New Member
we have over 600 tables, is there a way to check for redundant data. Maybe a ABL program.
over 2000 concurrent users


What do you mean by "redundant data"? That covers a multitude of sins.

One common problem that fits the description is "redundant indexes". It is pretty common for applications to have lots of indexes defined and for a good number of them to be subsets of others. Which often means that they are never used, wasting space and hurting performance (because they have to be updated even though they are never used). Is that sort of thing your concern?

It is also common for certain fields to be duplicated in multiple tables. Often with slightly different names. Frequently with poor synchronization of supposedly synchronized values. Are you looking for that kind of problem?

Or maybe you're concerned that the same value is being populated many times? Like 113 slightly different customer records for "Progress Software"?

If you are primarily concerned with normalization, the relationships between tables and the fields that those tables contain then you need some tooling to help you with db design. I have heard that PDSOE might have something along those lines. But I have not tried to use it. There are also lots of 3rd party options. Naturally they all assume you are running SQL database so that will result in some "challenges".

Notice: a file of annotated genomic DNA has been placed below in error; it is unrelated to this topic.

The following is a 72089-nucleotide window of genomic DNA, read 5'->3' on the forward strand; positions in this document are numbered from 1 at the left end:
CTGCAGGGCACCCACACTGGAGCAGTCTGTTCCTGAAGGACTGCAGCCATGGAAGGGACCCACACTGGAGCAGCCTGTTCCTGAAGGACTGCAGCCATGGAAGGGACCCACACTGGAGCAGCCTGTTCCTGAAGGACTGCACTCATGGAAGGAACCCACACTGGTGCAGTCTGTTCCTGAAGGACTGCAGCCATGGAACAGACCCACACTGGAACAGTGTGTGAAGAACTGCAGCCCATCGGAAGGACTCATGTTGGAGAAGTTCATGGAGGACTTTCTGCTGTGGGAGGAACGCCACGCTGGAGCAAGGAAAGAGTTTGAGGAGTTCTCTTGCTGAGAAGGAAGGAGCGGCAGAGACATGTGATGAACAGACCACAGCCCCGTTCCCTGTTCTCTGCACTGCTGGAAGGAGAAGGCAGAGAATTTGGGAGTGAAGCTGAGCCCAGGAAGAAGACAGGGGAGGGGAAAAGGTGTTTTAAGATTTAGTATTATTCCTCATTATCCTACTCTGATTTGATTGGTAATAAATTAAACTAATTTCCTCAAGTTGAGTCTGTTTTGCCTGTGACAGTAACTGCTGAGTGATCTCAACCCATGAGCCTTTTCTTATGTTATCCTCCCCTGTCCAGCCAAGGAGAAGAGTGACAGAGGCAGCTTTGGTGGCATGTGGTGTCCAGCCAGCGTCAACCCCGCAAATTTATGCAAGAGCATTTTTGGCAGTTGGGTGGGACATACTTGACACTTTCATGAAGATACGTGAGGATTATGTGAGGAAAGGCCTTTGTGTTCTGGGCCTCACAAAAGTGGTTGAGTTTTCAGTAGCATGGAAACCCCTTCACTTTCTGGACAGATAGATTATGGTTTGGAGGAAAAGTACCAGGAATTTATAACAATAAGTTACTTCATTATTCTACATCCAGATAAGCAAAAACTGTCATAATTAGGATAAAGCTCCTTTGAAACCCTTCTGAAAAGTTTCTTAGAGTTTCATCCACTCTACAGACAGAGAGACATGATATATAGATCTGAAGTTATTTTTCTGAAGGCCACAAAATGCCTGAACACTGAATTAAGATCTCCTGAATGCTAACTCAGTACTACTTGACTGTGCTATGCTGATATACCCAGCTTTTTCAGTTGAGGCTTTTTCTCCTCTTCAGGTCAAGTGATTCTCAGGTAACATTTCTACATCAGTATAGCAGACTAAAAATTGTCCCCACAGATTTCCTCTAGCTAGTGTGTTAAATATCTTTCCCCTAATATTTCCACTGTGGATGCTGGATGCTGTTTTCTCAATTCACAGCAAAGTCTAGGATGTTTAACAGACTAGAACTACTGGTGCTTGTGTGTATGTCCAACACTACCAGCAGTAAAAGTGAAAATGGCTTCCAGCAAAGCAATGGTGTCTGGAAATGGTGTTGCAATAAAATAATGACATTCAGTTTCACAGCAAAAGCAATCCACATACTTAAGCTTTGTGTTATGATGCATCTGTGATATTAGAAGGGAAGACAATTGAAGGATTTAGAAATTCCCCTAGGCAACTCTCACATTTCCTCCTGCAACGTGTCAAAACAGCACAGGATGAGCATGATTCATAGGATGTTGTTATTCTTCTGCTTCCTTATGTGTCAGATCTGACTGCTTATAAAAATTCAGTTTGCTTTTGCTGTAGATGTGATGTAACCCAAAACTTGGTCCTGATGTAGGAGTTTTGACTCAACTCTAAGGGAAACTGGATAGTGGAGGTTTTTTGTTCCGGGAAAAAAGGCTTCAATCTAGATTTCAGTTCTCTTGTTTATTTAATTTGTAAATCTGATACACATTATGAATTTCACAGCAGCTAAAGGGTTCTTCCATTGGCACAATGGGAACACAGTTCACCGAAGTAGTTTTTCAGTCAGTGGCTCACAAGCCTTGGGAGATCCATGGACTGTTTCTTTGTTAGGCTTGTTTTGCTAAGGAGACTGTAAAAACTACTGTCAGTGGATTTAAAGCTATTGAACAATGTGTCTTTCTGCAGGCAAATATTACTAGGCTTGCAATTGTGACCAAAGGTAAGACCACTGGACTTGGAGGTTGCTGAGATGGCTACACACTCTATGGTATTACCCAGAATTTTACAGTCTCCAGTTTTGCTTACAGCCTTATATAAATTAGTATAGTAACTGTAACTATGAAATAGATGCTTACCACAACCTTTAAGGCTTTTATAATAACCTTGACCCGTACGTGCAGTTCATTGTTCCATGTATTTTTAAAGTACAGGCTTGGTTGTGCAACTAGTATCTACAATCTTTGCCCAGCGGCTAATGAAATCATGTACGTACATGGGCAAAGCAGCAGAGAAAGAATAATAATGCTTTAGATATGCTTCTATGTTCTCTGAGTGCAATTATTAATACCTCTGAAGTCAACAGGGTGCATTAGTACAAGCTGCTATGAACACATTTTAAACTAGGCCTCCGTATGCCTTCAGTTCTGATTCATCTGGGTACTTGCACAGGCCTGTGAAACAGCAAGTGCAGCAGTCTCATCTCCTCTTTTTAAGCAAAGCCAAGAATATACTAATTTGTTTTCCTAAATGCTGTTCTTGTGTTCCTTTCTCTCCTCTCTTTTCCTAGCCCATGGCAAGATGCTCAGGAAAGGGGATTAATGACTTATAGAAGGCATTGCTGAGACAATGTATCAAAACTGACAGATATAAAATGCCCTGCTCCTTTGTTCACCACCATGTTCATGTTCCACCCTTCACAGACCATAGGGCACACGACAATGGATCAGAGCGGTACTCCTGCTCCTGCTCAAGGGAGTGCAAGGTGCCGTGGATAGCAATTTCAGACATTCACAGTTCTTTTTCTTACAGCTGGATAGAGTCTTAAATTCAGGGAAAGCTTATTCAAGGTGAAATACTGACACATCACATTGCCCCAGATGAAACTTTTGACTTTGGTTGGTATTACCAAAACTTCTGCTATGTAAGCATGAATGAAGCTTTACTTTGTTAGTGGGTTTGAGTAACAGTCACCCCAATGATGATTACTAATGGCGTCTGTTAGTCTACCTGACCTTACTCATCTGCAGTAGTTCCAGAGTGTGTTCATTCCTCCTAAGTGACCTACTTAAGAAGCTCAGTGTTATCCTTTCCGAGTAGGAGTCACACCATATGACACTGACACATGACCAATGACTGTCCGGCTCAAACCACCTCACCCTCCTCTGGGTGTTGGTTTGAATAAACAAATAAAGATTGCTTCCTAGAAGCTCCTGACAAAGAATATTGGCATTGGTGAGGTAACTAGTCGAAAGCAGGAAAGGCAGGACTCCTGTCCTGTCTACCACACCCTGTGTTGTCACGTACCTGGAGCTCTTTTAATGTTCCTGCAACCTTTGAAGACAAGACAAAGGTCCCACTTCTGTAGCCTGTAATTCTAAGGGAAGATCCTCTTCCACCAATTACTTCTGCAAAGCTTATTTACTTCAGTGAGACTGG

None of that would care if you have 1 user, 2,000 users, or 10,000 users. So if the user count is a significant tidbit you must be thinking of something else. I don't know what that would be though.

Ditto HPUX. That doesn't seem like it would be relevant. But if it is you should explain how.


New Member
I know user count or OS does not matter in this post. Just a habit.
Over the last 25 years we have added lots of tables, indexes, and modified over 5,000 programs. I want to know if our database is normalize or not. From a front end perspective, I don't know if users are inputting the same data more then once or twice, etc... I see tables that have the same data, however, does not mean it is a bad thing,......I just thought maybe there is a tool, or some other way to see if our database is good.